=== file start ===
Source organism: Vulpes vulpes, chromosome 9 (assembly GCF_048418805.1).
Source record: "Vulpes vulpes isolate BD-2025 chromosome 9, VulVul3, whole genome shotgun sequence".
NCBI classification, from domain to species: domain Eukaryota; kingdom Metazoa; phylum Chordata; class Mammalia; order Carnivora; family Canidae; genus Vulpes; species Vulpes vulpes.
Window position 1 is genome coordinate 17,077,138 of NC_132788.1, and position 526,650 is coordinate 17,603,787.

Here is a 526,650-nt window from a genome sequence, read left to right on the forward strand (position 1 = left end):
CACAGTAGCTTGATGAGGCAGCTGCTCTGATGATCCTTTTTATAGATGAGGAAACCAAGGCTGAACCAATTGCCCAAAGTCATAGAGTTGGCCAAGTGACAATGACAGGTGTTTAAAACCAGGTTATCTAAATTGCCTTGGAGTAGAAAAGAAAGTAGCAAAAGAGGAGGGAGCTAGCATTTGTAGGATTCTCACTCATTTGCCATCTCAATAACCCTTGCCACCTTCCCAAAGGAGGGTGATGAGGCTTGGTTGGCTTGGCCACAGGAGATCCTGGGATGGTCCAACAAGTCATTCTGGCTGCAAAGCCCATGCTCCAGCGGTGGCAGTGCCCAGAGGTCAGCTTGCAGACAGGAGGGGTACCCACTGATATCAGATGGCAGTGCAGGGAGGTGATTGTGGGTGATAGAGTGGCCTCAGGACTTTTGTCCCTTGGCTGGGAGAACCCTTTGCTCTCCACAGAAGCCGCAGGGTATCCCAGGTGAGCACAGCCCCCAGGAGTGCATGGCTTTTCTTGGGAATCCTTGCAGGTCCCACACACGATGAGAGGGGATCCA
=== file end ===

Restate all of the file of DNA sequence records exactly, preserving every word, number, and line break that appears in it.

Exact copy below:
Source organism: Vulpes vulpes, chromosome 9 (assembly GCF_048418805.1).
Source record: "Vulpes vulpes isolate BD-2025 chromosome 9, VulVul3, whole genome shotgun sequence".
NCBI classification, from domain to species: domain Eukaryota; kingdom Metazoa; phylum Chordata; class Mammalia; order Carnivora; family Canidae; genus Vulpes; species Vulpes vulpes.
Window position 1 is genome coordinate 17,077,138 of NC_132788.1, and position 526,650 is coordinate 17,603,787.

Here is a 526,650-nt window from a genome sequence, read left to right on the forward strand (position 1 = left end):
CACAGTAGCTTGATGAGGCAGCTGCTCTGATGATCCTTTTTATAGATGAGGAAACCAAGGCTGAACCAATTGCCCAAAGTCATAGAGTTGGCCAAGTGACAATGACAGGTGTTTAAAACCAGGTTATCTAAATTGCCTTGGAGTAGAAAAGAAAGTAGCAAAAGAGGAGGGAGCTAGCATTTGTAGGATTCTCACTCATTTGCCATCTCAATAACCCTTGCCACCTTCCCAAAGGAGGGTGATGAGGCTTGGTTGGCTTGGCCACAGGAGATCCTGGGATGGTCCAACAAGTCATTCTGGCTGCAAAGCCCATGCTCCAGCGGTGGCAGTGCCCAGAGGTCAGCTTGCAGACAGGAGGGGTACCCACTGATATCAGATGGCAGTGCAGGGAGGTGATTGTGGGTGATAGAGTGGCCTCAGGACTTTTGTCCCTTGGCTGGGAGAACCCTTTGCTCTCCACAGAAGCCGCAGGGTATCCCAGGTGAGCACAGCCCCCAGGAGTGCATGGCTTTTCTTGGGAATCCTTGCAGGTCCCACACACGATGAGAGGGGATCCA